Group for Research in Decision Analysis

Open Access to the Resource of Antibiotic Treatment Efficacy Subject to Bacterial Resistance

Bruno Nkuiya Université Laval, Canada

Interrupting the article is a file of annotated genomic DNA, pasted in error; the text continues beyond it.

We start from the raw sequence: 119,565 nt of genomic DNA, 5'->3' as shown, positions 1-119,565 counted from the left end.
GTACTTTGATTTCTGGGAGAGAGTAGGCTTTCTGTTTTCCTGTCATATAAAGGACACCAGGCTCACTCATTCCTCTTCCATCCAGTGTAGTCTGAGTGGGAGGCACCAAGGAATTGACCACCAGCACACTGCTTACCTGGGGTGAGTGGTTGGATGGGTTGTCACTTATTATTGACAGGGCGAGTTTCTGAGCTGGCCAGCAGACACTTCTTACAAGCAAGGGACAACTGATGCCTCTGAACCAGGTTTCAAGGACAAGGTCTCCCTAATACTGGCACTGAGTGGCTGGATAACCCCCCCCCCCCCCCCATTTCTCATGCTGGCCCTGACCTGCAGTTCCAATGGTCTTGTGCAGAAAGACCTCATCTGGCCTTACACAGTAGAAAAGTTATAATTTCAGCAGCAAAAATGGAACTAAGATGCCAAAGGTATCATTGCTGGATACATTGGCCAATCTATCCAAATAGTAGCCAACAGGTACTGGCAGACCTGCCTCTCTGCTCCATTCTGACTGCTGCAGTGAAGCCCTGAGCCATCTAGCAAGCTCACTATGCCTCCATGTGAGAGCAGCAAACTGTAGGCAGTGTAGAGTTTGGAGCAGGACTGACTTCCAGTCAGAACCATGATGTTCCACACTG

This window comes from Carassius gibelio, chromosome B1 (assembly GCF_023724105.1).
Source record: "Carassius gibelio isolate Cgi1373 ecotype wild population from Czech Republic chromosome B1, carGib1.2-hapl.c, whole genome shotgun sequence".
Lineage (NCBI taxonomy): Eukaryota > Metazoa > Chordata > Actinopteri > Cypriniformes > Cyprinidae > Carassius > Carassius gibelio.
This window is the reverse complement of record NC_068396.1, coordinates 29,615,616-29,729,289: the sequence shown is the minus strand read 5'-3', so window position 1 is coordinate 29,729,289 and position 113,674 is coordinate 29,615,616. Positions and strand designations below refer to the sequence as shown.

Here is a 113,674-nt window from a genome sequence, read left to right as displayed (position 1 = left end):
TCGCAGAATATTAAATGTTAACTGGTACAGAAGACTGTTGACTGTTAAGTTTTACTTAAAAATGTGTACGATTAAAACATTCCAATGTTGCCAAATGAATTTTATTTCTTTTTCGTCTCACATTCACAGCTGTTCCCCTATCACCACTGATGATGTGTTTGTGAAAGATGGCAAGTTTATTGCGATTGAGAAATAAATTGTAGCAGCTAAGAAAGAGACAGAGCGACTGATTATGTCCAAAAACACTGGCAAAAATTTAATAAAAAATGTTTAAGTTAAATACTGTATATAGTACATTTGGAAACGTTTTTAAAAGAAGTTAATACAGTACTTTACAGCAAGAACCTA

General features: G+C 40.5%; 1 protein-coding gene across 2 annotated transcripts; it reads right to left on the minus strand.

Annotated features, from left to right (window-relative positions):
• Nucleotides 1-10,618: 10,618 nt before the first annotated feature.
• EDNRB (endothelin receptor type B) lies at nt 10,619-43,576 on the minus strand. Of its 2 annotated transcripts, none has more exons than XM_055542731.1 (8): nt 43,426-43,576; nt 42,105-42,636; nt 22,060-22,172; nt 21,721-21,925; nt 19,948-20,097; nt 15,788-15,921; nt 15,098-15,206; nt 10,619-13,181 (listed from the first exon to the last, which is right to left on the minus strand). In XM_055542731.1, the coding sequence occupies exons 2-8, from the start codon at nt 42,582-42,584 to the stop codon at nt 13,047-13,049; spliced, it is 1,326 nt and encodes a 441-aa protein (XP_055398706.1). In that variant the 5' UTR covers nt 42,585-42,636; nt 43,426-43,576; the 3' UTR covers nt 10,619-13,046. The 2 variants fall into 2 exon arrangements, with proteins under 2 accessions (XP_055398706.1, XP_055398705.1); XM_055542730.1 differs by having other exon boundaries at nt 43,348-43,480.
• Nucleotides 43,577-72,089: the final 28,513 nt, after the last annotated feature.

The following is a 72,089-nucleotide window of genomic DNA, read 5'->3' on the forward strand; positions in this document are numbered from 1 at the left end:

In this paper, we are interested in how a pharmaceutical industry manages existing antibiotic drugs in the context of bacterial resistance. We consider a model based on an epidemiological framework where antibiotic recovery rates, and thus intrinsic qualities, may differ. Antibiotic efficacy is modeled as a common pool of a non-renewable resource to which antibiotic producers have open access. The paper derives antibiotic demands within a vertical differentiation model and characterizes the dynamics of infected individuals, antibiotic efficacy and treatment rates under the open-access and the socially optimal allocation. We show that the high-quality antibiotic drug loses its comparative advantage over time under both allocations, such that the low-quality drug should be used longer. This occurs at a later point of time in the social optimum and allows for a better control of infection in the longer run. In contrast with the ambiguous outcome reported in the literature, the socially optimal steady-state level of antibiotic efficacy is lower than that of the open-access allocation. We also extend our analysis to a strategic, duopolistic context.